Planta

, Volume 238, Issue 5, pp 807–818

Nematode feeding sites: unique organs in plant roots

Authors

  • Tina Kyndt
    • Department Molecular BiotechnologyGhent University (UGent)
  • Paulo Vieira
    • Institut National de la Recherche Agronomique, UMR 1355 ISA, Centre National de la Recherche ScientifiqueUMR 7254 ISA, Université de Nice-Sophia Antipolis, UMR ISA
    • NemaLab, ICAAM, Instituto de Ciências Agrárias e Ambientais MediterrânicasUniversidade de Évora
    • Department Molecular BiotechnologyGhent University (UGent)
    • Institut National de la Recherche Agronomique, UMR 1355 ISA, Centre National de la Recherche ScientifiqueUMR 7254 ISA, Université de Nice-Sophia Antipolis, UMR ISA
Review

DOI: 10.1007/s00425-013-1923-z

Cite this article as:
Kyndt, T., Vieira, P., Gheysen, G. et al. Planta (2013) 238: 807. doi:10.1007/s00425-013-1923-z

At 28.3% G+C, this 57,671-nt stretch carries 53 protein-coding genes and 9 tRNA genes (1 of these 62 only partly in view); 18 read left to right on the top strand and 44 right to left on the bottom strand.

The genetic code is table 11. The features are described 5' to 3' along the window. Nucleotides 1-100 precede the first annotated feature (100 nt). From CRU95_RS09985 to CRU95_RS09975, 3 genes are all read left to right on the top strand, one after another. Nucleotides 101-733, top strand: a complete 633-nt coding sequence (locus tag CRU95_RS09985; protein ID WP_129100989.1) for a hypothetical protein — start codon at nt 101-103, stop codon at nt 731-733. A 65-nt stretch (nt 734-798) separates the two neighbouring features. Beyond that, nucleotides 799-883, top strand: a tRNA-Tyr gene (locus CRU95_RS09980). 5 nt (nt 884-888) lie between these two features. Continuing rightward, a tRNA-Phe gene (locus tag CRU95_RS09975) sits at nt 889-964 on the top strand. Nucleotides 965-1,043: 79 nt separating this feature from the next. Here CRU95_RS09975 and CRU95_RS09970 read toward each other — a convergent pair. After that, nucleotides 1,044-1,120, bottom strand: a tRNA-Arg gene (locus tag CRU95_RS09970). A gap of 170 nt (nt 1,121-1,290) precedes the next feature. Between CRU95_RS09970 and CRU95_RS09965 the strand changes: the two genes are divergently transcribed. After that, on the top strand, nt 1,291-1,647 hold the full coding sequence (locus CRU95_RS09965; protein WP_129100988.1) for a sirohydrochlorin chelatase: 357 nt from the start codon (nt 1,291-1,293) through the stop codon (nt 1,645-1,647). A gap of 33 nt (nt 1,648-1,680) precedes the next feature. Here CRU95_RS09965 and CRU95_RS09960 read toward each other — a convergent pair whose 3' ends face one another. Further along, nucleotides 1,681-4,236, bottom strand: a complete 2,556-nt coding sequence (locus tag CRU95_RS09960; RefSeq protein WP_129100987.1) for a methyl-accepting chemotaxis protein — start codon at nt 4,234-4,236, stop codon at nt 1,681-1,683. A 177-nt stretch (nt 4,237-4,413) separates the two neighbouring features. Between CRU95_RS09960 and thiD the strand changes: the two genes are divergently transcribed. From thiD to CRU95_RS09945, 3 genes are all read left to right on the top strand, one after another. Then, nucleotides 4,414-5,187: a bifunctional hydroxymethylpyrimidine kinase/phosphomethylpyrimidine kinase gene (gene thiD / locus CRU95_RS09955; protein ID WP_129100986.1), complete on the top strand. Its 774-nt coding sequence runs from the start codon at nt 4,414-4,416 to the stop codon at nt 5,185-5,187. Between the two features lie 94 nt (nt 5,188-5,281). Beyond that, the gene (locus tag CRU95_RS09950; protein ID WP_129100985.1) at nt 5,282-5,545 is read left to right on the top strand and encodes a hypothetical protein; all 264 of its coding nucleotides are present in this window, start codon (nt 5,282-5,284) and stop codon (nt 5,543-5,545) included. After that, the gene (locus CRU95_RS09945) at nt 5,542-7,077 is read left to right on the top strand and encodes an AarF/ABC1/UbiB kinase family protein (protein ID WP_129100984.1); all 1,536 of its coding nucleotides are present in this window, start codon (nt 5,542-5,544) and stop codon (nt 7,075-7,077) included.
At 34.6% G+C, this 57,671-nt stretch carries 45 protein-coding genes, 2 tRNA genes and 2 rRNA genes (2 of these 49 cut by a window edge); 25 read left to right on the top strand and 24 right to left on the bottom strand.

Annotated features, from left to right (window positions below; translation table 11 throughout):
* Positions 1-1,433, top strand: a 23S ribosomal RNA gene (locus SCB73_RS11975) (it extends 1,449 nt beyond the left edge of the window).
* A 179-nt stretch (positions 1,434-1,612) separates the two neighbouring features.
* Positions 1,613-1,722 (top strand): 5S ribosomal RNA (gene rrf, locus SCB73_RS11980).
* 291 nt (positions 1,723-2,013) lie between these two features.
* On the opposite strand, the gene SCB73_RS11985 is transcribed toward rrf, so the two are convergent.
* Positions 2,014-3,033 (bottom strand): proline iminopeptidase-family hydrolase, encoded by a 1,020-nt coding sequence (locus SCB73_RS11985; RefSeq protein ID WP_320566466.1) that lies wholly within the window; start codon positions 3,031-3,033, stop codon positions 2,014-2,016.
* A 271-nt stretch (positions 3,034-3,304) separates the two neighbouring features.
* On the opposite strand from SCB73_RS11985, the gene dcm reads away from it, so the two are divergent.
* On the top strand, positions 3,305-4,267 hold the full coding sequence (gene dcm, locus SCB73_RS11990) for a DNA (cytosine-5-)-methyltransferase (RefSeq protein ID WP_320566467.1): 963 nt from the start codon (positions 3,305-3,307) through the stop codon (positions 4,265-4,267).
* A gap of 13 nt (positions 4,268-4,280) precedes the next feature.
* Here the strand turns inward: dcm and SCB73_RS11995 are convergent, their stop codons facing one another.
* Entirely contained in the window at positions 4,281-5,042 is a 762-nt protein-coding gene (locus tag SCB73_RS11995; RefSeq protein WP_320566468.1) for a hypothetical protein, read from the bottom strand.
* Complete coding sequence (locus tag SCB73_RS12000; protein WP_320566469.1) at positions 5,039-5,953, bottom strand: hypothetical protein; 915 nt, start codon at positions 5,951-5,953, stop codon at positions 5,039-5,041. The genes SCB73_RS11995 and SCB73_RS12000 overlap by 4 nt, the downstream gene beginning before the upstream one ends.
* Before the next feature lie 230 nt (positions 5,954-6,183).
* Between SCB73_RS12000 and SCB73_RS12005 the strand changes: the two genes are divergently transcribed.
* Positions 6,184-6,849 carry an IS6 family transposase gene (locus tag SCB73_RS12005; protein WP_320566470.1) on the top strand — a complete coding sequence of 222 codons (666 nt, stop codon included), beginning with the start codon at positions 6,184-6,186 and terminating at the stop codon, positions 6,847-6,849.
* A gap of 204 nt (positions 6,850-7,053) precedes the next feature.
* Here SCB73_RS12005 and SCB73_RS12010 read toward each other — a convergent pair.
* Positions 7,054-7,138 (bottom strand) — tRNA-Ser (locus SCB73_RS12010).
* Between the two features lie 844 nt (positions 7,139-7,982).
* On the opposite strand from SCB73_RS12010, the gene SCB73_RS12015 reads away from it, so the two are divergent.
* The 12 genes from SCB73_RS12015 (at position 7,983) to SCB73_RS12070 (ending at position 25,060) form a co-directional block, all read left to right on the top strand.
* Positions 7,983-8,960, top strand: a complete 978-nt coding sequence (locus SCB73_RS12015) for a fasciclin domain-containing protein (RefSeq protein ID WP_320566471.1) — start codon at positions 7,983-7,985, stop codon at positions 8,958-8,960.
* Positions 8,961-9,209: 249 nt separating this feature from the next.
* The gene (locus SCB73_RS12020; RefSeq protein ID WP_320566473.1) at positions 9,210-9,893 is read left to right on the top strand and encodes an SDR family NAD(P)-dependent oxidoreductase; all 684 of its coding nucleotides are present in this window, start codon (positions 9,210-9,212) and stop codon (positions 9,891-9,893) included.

Abstract

Although generally unnoticed, nearly all crop plants have one or more species of nematodes that feed on their roots, frequently causing tremendous yield losses. The group of sedentary nematodes, which are among the most damaging plant-parasitic nematodes, cause the formation of special organs called nematode feeding sites (NFS) in the root tissue. In this review we discuss key metabolic and cellular changes correlated with NFS development, and similarities and discrepancies between different types of NFS are highlighted.

Keywords

Sedentary nematode Giant cell Syncytium Phytohormones

Copyright information

© Springer-Verlag Berlin Heidelberg 2013